I wrote a blog recently about an NBA referee, Mark Davis, who seems to love making the close calls.
I am confronted now with one of these annoying close calls, which will have an effect on how I feel, how I act, my decisions, and maybe everyday actions like driving.
I have a mild seizure disorder, a form of epilepsy which I have been aware of most of my life. Most of my seizures express themselves as a magnification of sound, a feeling of electricity down my spine, and maybe a fogginess in my brain for 10 to 15 minutes. Occasionally, they manifest in an inability to speak clearly or lip smacking, which lasts a few minutes. These symptoms are somewhat visible to others, but I have been aware of them for 50 years, so usually I am able to hide them and then proceed with my life.
Last June, however, I had two major seizures that affected my whole body, of which I have no memory. They were caused by a lack of sodium in my brain. I had a similar one six years earlier in the midst of a colonoscopy prep when I drank too much water and diluted my brain’s sodium.
If I monitor my sodium, I am unlikely to have another major seizure, but what happened this summer has heightened my fear and awareness of the small ones which may not be related to the major ones.
My doctors at the University of Chicago put me on a drug called Keppra, which is one of the most commonly used seizure drugs. I have to admit that it has eliminated all of the small seizures over the last six months, except for one in August.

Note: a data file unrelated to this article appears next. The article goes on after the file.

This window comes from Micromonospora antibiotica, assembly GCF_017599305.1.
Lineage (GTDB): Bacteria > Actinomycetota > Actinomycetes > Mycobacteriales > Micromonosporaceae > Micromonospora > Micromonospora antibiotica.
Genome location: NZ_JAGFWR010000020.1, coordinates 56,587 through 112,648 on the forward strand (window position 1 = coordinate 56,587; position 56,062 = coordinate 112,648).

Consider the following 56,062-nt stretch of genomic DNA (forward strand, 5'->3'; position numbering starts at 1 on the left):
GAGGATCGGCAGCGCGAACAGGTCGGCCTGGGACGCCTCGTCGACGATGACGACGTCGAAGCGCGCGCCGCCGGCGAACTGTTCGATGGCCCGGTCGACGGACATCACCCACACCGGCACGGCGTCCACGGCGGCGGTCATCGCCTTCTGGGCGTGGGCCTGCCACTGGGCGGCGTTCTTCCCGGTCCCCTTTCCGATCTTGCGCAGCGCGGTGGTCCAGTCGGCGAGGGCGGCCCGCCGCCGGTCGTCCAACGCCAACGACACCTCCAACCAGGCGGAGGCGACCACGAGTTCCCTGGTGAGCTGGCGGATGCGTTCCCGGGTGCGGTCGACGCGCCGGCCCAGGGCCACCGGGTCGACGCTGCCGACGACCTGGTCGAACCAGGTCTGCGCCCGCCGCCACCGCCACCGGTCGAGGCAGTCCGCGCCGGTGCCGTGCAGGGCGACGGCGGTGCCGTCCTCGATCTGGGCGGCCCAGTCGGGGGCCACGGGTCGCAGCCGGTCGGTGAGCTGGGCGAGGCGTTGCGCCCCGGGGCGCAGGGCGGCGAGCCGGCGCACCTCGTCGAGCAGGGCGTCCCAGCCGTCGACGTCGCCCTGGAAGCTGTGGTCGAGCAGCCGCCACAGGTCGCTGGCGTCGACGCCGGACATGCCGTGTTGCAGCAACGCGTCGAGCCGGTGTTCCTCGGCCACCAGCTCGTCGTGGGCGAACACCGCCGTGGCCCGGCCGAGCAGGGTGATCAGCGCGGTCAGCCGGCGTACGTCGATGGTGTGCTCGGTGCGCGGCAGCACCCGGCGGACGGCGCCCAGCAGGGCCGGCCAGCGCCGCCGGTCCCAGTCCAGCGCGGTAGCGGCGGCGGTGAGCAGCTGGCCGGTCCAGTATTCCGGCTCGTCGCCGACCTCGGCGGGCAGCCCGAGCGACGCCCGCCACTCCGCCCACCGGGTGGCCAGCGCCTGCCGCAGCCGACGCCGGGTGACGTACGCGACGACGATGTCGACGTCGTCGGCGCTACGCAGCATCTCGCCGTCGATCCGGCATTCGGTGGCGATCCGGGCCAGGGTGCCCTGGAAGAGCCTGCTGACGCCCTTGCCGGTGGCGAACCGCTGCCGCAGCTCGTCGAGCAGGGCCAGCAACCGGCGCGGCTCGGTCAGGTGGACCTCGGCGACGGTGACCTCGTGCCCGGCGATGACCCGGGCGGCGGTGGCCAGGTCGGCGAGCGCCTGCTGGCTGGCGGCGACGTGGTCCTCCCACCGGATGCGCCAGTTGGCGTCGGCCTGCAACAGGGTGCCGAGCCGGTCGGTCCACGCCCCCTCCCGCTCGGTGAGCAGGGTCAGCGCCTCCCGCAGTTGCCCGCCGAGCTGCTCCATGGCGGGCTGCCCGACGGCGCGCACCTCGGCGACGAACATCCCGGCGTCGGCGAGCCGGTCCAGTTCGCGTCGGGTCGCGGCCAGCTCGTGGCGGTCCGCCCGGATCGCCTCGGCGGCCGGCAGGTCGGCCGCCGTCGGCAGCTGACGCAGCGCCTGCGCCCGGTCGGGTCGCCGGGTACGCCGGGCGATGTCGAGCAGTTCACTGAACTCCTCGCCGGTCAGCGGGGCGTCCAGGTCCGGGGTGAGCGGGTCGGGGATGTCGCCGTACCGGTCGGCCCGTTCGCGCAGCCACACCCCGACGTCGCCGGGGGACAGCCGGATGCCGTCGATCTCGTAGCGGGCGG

Unfortunately, Keppra also makes me drowsy about one hour after I take it, and the drowsiness lingers unless eliminated by adrenaline or reduced by caffeine.
So it is a trade-off. Hardly any seizures versus lethargy much of the day. I can experiment with other drugs, which I may very well do. There are days when I feel like throwing the Keppra in the trash, but then I think about a lifetime of irritating seizures that I have to admit seem to be coming more frequently in recent years. The Keppra has virtually eliminated them, and I am grateful for that.
I do not love coffee, but I have been experimenting with how often and when I drink it these days. It definitely reduces my fatigue, but the length of my greater bounciness varies.
Also, when I set myself to a focused task like writing a blog or working on a transaction, my tiredness fades. Listening to an exciting book may accomplish the same thing. So the drowsiness does not overtake me completely except from around 4 p.m. to 6 p.m. The doctor tells me to give in and be happy to take a siesta.
That is my balancing act. Live virtually seizure-free, use coffee as a countermeasure, and be happy taking Keppra or some other drug. Or, I can drop the Keppra to feel less lethargic but accept the annoying small seizures, which seem to be getting more frequent as I get older.
Question: What tough decisions are you grappling with right now?